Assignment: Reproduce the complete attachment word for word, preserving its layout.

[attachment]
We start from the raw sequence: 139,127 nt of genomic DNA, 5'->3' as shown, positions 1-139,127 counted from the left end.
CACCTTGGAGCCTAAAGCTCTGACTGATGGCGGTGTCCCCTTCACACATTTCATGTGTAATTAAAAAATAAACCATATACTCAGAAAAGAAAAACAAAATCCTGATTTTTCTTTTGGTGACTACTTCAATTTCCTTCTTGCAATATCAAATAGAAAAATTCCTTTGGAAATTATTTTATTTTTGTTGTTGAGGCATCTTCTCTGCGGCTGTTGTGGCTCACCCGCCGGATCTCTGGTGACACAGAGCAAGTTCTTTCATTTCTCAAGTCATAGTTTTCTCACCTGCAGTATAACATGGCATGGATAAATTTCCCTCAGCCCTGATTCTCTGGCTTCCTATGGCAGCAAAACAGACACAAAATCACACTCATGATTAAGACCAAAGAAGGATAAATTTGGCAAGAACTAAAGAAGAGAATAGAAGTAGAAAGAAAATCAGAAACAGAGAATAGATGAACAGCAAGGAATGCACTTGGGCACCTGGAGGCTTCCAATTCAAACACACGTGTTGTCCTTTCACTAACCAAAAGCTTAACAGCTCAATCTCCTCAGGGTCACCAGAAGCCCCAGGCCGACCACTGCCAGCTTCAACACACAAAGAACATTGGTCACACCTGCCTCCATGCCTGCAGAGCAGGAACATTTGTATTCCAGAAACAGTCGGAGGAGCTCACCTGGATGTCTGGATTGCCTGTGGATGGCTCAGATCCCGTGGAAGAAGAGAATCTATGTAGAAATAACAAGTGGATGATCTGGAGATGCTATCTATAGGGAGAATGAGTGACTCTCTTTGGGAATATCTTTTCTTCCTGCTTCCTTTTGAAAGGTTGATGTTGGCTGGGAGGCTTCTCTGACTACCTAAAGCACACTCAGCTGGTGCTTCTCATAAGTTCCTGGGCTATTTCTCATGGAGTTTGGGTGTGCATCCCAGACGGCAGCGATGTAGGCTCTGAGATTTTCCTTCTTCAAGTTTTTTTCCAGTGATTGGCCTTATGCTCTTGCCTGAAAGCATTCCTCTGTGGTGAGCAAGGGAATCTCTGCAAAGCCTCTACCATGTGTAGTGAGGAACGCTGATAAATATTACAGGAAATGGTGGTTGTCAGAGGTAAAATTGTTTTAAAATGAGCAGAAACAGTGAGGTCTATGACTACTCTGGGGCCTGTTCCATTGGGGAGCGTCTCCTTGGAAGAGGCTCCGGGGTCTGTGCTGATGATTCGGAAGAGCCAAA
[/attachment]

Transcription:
We start from the raw sequence: 139,127 nt of genomic DNA, 5'->3' as shown, positions 1-139,127 counted from the left end.
CACCTTGGAGCCTAAAGCTCTGACTGATGGCGGTGTCCCCTTCACACATTTCATGTGTAATTAAAAAATAAACCATATACTCAGAAAAGAAAAACAAAATCCTGATTTTTCTTTTGGTGACTACTTCAATTTCCTTCTTGCAATATCAAATAGAAAAATTCCTTTGGAAATTATTTTATTTTTGTTGTTGAGGCATCTTCTCTGCGGCTGTTGTGGCTCACCCGCCGGATCTCTGGTGACACAGAGCAAGTTCTTTCATTTCTCAAGTCATAGTTTTCTCACCTGCAGTATAACATGGCATGGATAAATTTCCCTCAGCCCTGATTCTCTGGCTTCCTATGGCAGCAAAACAGACACAAAATCACACTCATGATTAAGACCAAAGAAGGATAAATTTGGCAAGAACTAAAGAAGAGAATAGAAGTAGAAAGAAAATCAGAAACAGAGAATAGATGAACAGCAAGGAATGCACTTGGGCACCTGGAGGCTTCCAATTCAAACACACGTGTTGTCCTTTCACTAACCAAAAGCTTAACAGCTCAATCTCCTCAGGGTCACCAGAAGCCCCAGGCCGACCACTGCCAGCTTCAACACACAAAGAACATTGGTCACACCTGCCTCCATGCCTGCAGAGCAGGAACATTTGTATTCCAGAAACAGTCGGAGGAGCTCACCTGGATGTCTGGATTGCCTGTGGATGGCTCAGATCCCGTGGAAGAAGAGAATCTATGTAGAAATAACAAGTGGATGATCTGGAGATGCTATCTATAGGGAGAATGAGTGACTCTCTTTGGGAATATCTTTTCTTCCTGCTTCCTTTTGAAAGGTTGATGTTGGCTGGGAGGCTTCTCTGACTACCTAAAGCACACTCAGCTGGTGCTTCTCATAAGTTCCTGGGCTATTTCTCATGGAGTTTGGGTGTGCATCCCAGACGGCAGCGATGTAGGCTCTGAGATTTTCCTTCTTCAAGTTTTTTTCCAGTGATTGGCCTTATGCTCTTGCCTGAAAGCATTCCTCTGTGGTGAGCAAGGGAATCTCTGCAAAGCCTCTACCATGTGTAGTGAGGAACGCTGATAAATATTACAGGAAATGGTGGTTGTCAGAGGTAAAATTGTTTTAAAATGAGCAGAAACAGTGAGGTCTATGACTACTCTGGGGCCTGTTCCATTGGGGAGCGTCTCCTTGGAAGAGGCTCCGGGGTCTGTGCTGATGATTCGGAAGAGCCAAA